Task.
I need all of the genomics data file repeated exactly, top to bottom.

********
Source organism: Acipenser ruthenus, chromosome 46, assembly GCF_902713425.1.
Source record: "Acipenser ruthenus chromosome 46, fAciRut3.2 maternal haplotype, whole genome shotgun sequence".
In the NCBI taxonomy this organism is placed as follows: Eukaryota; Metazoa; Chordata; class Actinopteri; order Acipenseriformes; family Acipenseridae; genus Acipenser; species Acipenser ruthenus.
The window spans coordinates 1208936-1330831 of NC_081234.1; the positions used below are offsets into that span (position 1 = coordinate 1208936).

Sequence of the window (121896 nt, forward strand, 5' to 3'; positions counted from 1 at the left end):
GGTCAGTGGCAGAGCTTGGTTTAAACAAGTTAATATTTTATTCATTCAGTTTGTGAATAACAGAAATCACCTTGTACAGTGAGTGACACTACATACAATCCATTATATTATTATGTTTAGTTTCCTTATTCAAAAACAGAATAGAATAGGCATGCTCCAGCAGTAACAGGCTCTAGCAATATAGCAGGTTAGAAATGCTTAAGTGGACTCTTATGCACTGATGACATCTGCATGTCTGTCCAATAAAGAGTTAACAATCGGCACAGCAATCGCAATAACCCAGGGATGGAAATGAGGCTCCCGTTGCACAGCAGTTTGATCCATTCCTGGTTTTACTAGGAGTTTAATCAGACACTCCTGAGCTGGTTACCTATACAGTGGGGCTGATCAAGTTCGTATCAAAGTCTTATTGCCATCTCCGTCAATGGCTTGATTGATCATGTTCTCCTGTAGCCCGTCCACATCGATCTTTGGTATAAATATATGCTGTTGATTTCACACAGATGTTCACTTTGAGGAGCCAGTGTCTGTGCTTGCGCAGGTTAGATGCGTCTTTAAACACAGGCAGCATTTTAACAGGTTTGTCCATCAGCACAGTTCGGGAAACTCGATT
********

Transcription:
Source organism: Acipenser ruthenus, chromosome 46, assembly GCF_902713425.1.
Source record: "Acipenser ruthenus chromosome 46, fAciRut3.2 maternal haplotype, whole genome shotgun sequence".
In the NCBI taxonomy this organism is placed as follows: Eukaryota; Metazoa; Chordata; class Actinopteri; order Acipenseriformes; family Acipenseridae; genus Acipenser; species Acipenser ruthenus.
The window spans coordinates 1208936-1330831 of NC_081234.1; the positions used below are offsets into that span (position 1 = coordinate 1208936).

Sequence of the window (121896 nt, forward strand, 5' to 3'; positions counted from 1 at the left end):
GGTCAGTGGCAGAGCTTGGTTTAAACAAGTTAATATTTTATTCATTCAGTTTGTGAATAACAGAAATCACCTTGTACAGTGAGTGACACTACATACAATCCATTATATTATTATGTTTAGTTTCCTTATTCAAAAACAGAATAGAATAGGCATGCTCCAGCAGTAACAGGCTCTAGCAATATAGCAGGTTAGAAATGCTTAAGTGGACTCTTATGCACTGATGACATCTGCATGTCTGTCCAATAAAGAGTTAACAATCGGCACAGCAATCGCAATAACCCAGGGATGGAAATGAGGCTCCCGTTGCACAGCAGTTTGATCCATTCCTGGTTTTACTAGGAGTTTAATCAGACACTCCTGAGCTGGTTACCTATACAGTGGGGCTGATCAAGTTCGTATCAAAGTCTTATTGCCATCTCCGTCAATGGCTTGATTGATCATGTTCTCCTGTAGCCCGTCCACATCGATCTTTGGTATAAATATATGCTGTTGATTTCACACAGATGTTCACTTTGAGGAGCCAGTGTCTGTGCTTGCGCAGGTTAGATGCGTCTTTAAACACAGGCAGCATTTTAACAGGTTTGTCCATCAGCACAGTTCGGGAAACTCGATT